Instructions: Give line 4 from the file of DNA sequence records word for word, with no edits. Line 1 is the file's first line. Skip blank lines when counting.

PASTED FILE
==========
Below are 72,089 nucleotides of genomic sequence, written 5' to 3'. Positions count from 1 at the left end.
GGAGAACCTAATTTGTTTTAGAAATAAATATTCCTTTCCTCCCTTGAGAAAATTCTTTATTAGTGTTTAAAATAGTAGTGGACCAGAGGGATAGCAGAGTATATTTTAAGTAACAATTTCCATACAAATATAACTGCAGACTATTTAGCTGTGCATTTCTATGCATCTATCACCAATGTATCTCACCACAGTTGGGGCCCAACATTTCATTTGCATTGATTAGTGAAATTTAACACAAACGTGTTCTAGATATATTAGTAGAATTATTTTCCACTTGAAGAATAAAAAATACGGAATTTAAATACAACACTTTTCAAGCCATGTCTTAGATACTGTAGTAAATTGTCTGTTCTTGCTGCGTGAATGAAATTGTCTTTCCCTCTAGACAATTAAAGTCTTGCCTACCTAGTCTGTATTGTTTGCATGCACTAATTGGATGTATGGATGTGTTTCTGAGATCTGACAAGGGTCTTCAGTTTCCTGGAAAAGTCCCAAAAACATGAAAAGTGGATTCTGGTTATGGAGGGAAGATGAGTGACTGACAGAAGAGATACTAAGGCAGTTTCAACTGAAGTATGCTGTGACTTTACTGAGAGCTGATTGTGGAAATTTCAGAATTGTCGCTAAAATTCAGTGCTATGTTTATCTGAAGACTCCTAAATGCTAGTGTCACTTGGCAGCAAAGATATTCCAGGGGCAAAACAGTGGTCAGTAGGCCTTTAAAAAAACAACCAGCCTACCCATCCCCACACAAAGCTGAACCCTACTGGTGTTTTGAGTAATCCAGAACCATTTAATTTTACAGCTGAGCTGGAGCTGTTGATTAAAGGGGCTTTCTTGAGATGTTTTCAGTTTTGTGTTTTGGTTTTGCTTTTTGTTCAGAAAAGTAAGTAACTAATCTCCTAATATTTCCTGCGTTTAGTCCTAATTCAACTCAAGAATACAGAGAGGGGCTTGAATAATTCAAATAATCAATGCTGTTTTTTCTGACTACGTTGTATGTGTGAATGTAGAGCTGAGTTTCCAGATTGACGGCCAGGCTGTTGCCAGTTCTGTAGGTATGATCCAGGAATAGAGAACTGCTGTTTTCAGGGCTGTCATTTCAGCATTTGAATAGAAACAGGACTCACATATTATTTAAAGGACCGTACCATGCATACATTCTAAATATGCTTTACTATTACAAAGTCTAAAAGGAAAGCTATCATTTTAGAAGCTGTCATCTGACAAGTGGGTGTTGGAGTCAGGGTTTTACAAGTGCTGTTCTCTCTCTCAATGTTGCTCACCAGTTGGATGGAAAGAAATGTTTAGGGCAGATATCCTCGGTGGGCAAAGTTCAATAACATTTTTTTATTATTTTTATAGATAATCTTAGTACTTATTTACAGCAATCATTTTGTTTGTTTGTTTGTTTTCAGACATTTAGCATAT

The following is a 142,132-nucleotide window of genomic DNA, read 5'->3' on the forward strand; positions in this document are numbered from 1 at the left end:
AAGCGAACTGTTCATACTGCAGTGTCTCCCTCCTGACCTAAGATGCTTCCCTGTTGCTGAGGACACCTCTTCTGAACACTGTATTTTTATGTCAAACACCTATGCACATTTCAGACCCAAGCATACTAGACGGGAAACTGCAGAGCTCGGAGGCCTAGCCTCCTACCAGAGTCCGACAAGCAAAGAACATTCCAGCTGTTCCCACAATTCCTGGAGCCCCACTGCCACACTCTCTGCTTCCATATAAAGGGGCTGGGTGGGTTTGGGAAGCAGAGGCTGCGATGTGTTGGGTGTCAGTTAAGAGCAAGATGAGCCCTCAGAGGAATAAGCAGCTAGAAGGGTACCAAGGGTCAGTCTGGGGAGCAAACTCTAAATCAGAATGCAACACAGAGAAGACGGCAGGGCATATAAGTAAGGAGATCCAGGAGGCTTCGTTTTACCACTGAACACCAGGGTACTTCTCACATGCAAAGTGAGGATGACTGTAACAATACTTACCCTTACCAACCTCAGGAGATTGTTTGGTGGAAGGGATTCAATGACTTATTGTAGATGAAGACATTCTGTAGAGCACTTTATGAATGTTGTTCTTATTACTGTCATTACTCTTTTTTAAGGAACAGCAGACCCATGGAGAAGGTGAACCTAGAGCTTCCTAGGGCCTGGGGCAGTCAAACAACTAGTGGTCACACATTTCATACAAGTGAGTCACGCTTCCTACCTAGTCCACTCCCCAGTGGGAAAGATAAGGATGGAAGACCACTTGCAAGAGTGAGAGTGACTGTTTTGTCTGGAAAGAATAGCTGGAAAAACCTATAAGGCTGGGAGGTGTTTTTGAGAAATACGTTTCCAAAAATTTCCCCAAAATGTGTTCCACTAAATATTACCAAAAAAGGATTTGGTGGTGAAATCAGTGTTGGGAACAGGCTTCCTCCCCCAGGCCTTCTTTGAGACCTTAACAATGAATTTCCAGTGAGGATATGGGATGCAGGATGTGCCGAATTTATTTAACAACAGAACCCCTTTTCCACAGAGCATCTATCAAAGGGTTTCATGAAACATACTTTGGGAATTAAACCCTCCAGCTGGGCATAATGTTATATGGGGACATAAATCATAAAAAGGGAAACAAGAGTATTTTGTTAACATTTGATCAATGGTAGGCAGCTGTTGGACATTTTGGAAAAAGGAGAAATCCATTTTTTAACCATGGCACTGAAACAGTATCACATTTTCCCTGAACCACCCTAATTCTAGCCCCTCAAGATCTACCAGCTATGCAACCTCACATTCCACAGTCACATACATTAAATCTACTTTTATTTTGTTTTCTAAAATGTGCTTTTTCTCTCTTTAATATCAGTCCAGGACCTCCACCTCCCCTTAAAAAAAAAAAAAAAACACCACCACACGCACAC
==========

AAGCGAACTGTTCATACTGCAGTGTCTCCCTCCTGACCTAAGATGCTTCCCTGTTGCTGAGGACACCTCTTCTGAACACTGTATTTTTATGTCAAACACCTATGCACATTTCAGACCCAAGCATACTAGACGGGAAACTGCAGAGCTCGGAGGCCTAGCCTCCTACCAGAGTCCGACAAGCAAAGAACATTCCAGCTGTTCCCACAATTCCTGGAGCCCCACTGCCACACTCTCTGCTTCCATATAAAGGGGCTGGGTGGGTTTGGGAAGCAGAGGCTGCGATGTGTTGGGTGTCAGTTAAGAGCAAGATGAGCCCTCAGAGGAATAAGCAGCTAGAAGGGTACCAAGGGTCAGTCTGGGGAGCAAACTCTAAATCAGAATGCAACACAGAGAAGACGGCAGGGCATATAAGTAAGGAGATCCAGGAGGCTTCGTTTTACCACTGAACACCAGGGTACTTCTCACATGCAAAGTGAGGATGACTGTAACAATACTTACCCTTACCAACCTCAGGAGATTGTTTGGTGGAAGGGATTCAATGACTTATTGTAGATGAAGACATTCTGTAGAGCACTTTATGAATGTTGTTCTTATTACTGTCATTACTCTTTTTTAAGGAACAGCAGACCCATGGAGAAGGTGAACCTAGAGCTTCCTAGGGCCTGGGGCAGTCAAACAACTAGTGGTCACACATTTCATACAAGTGAGTCACGCTTCCTACCTAGTCCACTCCCCAGTGGGAAAGATAAGGATGGAAGACCACTTGCAAGAGTGAGAGTGACTGTTTTGTCTGGAAAGAATAGCTGGAAAAACCTATAAGGCTGGGAGGTGTTTTTGAGAAATACGTTTCCAAAAATTTCCCCAAAATGTGTTCCACTAAATATTACCAAAAAAGGATTTGGTGGTGAAATCAGTGTTGGGAACAGGCTTCCTCCCCCAGGCCTTCTTTGAGACCTTAACAATGAATTTCCAGTGAGGATATGGGATGCAGGATGTGCCGAATTTATTTAACAACAGAACCCCTTTTCCACAGAGCATCTATCAAAGGGTTTCATGAAACATACTTTGGGAATTAAACCCTCCAGCTGGGCATAATGTTATATGGGGACATAAATCATAAAAAGGGAAACAAGAGTATTTTGTTAACATTTGATCAATGGTAGGCAGCTGTTGGACATTTTGGAAAAAGGAGAAATCCATTTTTTAACCATGGCACTGAAACAGTATCACATTTTCCCTGAACCACCCTAATTCTAGCCCCTCAAGATCTACCAGCTATGCAACCTCACATTCCACAGTCACATACATTAAATCTACTTTTATTTTGTTTTCTAAAATGTGCTTTTTCTCTCTTTAATATCAGTCCAGGACCTCCACCTCCCCTTAAAAAAAAAAAAAAAACACCACCACACGCACAC